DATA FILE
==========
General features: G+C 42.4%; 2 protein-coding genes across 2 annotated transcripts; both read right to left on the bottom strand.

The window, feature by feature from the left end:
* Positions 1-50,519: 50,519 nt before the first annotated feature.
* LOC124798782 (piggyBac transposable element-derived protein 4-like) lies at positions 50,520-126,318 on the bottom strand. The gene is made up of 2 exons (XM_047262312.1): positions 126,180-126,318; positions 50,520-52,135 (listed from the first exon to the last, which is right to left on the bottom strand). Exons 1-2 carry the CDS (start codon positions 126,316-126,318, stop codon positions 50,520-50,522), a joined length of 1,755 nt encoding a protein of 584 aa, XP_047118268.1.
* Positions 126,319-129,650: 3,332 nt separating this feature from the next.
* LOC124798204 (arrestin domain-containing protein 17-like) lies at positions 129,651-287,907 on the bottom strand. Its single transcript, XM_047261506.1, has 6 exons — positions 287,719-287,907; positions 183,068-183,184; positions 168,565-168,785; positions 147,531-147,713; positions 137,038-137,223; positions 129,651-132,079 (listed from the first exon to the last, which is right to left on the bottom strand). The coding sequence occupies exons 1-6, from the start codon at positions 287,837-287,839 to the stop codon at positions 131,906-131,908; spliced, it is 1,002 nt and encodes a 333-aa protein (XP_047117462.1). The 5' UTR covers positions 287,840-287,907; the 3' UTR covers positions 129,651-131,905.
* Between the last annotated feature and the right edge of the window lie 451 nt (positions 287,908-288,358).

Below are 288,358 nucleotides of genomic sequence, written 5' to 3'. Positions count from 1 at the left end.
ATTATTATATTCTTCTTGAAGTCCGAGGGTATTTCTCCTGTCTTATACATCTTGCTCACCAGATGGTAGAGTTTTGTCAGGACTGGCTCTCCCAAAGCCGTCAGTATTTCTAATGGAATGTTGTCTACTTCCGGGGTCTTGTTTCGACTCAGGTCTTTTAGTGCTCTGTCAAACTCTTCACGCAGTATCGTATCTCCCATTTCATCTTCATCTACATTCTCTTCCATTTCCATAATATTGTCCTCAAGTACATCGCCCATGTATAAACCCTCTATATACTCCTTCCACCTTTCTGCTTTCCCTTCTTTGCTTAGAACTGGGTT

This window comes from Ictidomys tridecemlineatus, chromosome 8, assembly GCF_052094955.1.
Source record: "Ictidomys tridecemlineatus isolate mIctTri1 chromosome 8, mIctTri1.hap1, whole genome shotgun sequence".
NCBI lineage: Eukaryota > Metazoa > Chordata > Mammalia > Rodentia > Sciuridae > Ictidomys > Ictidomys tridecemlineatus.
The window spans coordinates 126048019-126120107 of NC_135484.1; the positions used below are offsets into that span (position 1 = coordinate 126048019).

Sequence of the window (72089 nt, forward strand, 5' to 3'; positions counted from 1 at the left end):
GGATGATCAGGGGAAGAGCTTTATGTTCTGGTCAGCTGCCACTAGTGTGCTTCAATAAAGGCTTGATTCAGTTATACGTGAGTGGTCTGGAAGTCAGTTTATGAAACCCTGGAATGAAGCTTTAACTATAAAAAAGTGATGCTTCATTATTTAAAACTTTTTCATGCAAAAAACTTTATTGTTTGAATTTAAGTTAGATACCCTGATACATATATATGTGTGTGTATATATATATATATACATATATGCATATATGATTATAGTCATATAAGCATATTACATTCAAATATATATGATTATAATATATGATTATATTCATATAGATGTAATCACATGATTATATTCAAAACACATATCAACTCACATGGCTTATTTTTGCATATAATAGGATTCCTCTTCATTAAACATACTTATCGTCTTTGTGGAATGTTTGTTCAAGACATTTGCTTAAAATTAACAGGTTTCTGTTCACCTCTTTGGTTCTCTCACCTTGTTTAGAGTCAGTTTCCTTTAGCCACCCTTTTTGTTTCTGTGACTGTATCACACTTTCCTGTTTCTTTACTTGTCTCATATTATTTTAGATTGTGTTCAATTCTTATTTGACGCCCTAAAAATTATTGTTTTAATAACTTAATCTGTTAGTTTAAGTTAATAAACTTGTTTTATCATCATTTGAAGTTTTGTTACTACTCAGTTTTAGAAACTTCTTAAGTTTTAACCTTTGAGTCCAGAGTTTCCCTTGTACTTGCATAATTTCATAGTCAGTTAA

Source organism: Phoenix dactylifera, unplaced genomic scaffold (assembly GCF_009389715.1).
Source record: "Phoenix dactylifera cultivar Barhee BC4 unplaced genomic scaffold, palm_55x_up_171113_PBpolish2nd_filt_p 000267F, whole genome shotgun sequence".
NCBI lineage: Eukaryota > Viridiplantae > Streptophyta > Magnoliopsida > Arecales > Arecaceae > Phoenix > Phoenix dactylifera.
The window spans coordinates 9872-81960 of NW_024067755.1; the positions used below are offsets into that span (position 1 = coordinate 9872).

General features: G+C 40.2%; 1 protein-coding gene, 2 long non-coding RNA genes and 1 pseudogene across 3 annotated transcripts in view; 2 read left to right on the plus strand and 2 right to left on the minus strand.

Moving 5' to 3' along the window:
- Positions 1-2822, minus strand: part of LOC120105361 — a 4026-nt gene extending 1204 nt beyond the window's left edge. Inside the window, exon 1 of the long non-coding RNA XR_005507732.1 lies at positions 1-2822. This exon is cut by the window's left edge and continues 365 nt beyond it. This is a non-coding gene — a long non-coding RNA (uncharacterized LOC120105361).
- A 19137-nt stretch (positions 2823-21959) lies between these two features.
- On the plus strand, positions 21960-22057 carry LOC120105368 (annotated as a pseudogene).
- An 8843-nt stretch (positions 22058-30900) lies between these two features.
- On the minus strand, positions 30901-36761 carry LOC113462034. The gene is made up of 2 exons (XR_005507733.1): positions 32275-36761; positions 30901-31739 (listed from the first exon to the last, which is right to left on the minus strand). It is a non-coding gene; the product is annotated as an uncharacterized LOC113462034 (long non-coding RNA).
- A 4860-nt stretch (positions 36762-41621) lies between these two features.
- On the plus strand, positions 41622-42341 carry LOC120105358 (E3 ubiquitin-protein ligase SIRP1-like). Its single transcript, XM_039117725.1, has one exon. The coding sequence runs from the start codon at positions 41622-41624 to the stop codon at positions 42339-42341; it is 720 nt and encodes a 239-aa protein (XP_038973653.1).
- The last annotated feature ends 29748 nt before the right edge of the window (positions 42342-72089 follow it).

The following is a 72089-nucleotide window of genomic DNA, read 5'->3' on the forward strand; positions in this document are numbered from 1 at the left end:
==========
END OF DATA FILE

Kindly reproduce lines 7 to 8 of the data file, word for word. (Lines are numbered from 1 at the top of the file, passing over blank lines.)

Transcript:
* Between the last annotated feature and the right edge of the window lie 451 nt (positions 287,908-288,358).

Below are 288,358 nucleotides of genomic sequence, written 5' to 3'. Positions count from 1 at the left end.